This thesis describes an investigation undertaken at Loughborough University of
Technology in conjunction with the British Library Document Supply Centre. The
overall aim of this research was to investigate and evaluate the operation and use of
the Ei Reference Desk, an integrated engineering information workstation developed
by Engineering Information Inc.. In addition to adding to the basic knowledge on
systems for information retrieval and dissemination, improvements to the Ei
Reference Desk and related systems were also identified.
The research comprised: production of instructional documentation for the
workstation; literature review; testing the workstation using evaluative research in the
form of questionnaires; comparison studies; and statistical analysis of results using
The literature review concentrated on the following: Engineering Information Inc.,
workstations, document delivery, telecommunications, and end-user searching. Two
questionnaires were designed: the first questionnaire was for test group members
using the full workstation facilities over a five month test period; and the second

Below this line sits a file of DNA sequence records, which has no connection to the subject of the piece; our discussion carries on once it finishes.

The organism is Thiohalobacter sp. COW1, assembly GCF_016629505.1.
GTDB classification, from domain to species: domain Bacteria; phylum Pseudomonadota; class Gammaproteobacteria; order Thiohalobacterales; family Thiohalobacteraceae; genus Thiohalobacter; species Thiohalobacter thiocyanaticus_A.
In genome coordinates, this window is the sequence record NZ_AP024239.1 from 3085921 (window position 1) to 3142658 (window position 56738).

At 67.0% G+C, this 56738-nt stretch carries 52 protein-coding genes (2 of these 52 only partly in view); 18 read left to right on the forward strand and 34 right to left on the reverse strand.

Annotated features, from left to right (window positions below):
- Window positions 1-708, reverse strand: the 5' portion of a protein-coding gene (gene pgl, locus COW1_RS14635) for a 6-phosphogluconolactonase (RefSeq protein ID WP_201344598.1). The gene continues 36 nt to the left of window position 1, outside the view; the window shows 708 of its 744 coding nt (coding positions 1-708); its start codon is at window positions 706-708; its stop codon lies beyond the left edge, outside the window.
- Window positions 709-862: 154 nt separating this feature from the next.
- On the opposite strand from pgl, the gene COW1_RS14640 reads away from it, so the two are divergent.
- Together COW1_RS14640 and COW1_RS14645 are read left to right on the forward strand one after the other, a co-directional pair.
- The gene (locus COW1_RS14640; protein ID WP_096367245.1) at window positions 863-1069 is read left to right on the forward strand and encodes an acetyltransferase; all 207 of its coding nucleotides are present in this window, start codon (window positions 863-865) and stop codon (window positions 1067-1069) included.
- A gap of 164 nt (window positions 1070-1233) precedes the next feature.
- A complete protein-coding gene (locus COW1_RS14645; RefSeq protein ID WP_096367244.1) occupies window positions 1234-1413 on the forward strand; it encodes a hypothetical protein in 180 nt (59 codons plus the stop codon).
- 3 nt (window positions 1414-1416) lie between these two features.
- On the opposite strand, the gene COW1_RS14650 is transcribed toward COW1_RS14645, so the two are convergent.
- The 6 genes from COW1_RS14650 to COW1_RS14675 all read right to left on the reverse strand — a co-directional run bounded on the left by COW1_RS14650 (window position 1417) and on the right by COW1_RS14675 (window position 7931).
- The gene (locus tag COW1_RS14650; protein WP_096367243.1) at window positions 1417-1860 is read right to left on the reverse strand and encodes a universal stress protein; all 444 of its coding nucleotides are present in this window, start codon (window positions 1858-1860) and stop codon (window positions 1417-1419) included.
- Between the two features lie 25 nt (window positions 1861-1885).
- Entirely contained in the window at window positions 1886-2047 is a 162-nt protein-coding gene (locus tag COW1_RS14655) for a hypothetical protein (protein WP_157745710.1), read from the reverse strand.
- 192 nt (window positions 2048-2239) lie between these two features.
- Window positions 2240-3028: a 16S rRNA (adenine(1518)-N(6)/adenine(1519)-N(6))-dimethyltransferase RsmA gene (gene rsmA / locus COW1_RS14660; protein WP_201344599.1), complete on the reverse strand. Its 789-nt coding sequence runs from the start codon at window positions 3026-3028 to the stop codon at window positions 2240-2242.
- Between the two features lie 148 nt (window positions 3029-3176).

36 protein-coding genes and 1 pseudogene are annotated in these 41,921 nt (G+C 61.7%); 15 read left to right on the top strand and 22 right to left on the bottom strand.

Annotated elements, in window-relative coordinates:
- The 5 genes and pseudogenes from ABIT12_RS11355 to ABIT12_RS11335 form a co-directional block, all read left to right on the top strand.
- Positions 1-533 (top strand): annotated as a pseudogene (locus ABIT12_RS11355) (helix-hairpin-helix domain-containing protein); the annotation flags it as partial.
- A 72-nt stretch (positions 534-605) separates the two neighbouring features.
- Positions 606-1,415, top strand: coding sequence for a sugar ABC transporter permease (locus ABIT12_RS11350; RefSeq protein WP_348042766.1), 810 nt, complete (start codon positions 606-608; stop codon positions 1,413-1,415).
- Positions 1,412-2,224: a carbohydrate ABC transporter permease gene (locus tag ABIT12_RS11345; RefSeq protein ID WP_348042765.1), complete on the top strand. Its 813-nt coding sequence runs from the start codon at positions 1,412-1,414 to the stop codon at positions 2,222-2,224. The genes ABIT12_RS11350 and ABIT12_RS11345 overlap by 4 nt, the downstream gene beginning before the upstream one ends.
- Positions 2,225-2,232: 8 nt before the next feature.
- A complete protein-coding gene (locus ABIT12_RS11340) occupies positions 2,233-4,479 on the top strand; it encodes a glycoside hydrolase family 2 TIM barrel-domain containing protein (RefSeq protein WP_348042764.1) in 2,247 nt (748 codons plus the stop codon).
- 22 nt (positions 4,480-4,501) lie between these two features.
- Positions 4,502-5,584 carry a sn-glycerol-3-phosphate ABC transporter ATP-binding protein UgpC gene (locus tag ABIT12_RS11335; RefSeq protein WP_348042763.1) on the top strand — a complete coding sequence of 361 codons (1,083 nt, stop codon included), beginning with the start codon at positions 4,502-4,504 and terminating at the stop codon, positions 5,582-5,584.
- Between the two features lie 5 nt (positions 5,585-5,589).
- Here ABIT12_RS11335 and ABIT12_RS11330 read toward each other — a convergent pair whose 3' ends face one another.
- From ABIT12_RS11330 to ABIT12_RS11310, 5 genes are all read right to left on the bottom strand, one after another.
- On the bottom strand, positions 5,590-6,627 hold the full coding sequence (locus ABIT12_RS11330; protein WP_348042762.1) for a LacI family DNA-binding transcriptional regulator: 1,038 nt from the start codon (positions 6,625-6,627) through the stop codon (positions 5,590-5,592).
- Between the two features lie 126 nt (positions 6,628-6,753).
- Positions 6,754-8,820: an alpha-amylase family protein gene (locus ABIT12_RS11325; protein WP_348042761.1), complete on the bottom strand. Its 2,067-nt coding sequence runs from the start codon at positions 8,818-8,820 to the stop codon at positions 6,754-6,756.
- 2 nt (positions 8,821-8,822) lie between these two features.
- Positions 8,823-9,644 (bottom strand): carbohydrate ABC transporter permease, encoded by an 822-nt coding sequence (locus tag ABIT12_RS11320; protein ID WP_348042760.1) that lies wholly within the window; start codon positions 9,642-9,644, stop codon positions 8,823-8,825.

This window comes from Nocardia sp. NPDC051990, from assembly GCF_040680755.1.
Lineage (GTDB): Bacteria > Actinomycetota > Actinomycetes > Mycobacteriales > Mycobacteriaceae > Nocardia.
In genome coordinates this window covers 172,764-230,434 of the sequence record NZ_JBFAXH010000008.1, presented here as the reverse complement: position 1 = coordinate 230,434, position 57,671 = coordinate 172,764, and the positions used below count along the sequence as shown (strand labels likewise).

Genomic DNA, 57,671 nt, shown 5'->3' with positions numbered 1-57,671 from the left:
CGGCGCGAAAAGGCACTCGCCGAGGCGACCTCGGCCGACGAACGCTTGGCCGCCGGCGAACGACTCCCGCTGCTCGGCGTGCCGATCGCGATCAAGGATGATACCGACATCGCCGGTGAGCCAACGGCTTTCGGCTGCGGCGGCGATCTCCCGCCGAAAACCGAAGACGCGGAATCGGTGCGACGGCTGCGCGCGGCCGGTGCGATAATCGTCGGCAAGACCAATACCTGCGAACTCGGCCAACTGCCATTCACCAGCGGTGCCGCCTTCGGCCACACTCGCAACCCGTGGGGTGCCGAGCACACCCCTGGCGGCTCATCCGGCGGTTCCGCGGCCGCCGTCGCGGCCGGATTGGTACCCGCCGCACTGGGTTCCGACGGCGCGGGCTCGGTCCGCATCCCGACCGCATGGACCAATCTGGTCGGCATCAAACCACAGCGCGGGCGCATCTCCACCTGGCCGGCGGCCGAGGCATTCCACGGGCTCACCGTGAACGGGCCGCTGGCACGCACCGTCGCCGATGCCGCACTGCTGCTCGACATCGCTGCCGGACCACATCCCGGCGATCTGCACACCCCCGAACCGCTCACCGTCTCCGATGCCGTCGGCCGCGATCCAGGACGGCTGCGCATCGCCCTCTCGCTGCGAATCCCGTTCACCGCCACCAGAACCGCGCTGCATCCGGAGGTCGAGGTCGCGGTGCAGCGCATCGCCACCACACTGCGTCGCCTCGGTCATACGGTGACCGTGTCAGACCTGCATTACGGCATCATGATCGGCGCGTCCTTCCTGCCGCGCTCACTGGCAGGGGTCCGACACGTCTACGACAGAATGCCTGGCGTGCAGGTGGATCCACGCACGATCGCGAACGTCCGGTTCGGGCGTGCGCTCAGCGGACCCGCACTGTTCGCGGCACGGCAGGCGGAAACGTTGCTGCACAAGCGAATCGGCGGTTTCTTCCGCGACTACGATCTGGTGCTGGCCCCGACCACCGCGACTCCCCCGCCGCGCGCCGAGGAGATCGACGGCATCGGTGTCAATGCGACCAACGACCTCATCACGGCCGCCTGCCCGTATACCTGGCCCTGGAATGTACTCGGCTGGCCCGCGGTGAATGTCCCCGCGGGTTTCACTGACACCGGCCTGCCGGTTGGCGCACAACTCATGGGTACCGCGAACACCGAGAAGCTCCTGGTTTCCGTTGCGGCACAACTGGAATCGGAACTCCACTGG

questionnaire was for general library users using the workstation on an ad hoc basis
throughout the year. The main objectives of the comparison studies were to compare
the printed and electronic sources available to the researcher, and highlight some of
the advantages and disadvantages associated with the various retrieval methods. A
comparison was also made between the search results retrieved by both the
intermediary/librarian and the researcher/end-user.
The conclusions and recommendations draw together the main findings of the
research, and have been presented to reflect the: optimal operation for different user
groups and functions; impact upon the end-users and institution; value for managing
information; suitability and clarity of the user interface; technical robustness and
flexibility; and effectiveness of the document delivery options.
Overall, the Ei Reference Desk provided end-users with valuable access to
engineering literature. Recommendations for future development work include:
improved integration of modules and user interfaces; access to other software
packages; an easy to use and reliable order module; ability to link into existing
document supply services and communication networks; further developments in
electronic document delivery; and the integration of on-site library holding records.
A Master's Thesis. Submitted in partial fulfilment of the requirements for the award of Master of Philosophy of Loughborough University.